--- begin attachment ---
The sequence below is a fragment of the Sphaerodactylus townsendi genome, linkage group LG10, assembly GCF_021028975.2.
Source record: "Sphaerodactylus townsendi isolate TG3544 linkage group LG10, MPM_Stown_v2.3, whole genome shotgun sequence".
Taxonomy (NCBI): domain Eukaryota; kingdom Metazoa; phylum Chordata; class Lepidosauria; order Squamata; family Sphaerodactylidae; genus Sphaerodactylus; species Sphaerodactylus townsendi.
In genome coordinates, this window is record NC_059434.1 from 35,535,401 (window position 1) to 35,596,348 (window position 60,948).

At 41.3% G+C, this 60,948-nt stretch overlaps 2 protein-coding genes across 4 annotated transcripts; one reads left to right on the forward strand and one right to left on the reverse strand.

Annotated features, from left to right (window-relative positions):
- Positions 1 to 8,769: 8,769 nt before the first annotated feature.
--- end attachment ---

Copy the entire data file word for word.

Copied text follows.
The sequence below is a fragment of the Sphaerodactylus townsendi genome, linkage group LG10, assembly GCF_021028975.2.
Source record: "Sphaerodactylus townsendi isolate TG3544 linkage group LG10, MPM_Stown_v2.3, whole genome shotgun sequence".
Taxonomy (NCBI): domain Eukaryota; kingdom Metazoa; phylum Chordata; class Lepidosauria; order Squamata; family Sphaerodactylidae; genus Sphaerodactylus; species Sphaerodactylus townsendi.
In genome coordinates, this window is record NC_059434.1 from 35,535,401 (window position 1) to 35,596,348 (window position 60,948).

At 41.3% G+C, this 60,948-nt stretch overlaps 2 protein-coding genes across 4 annotated transcripts; one reads left to right on the forward strand and one right to left on the reverse strand.

Annotated features, from left to right (window-relative positions):
- Positions 1 to 8,769: 8,769 nt before the first annotated feature.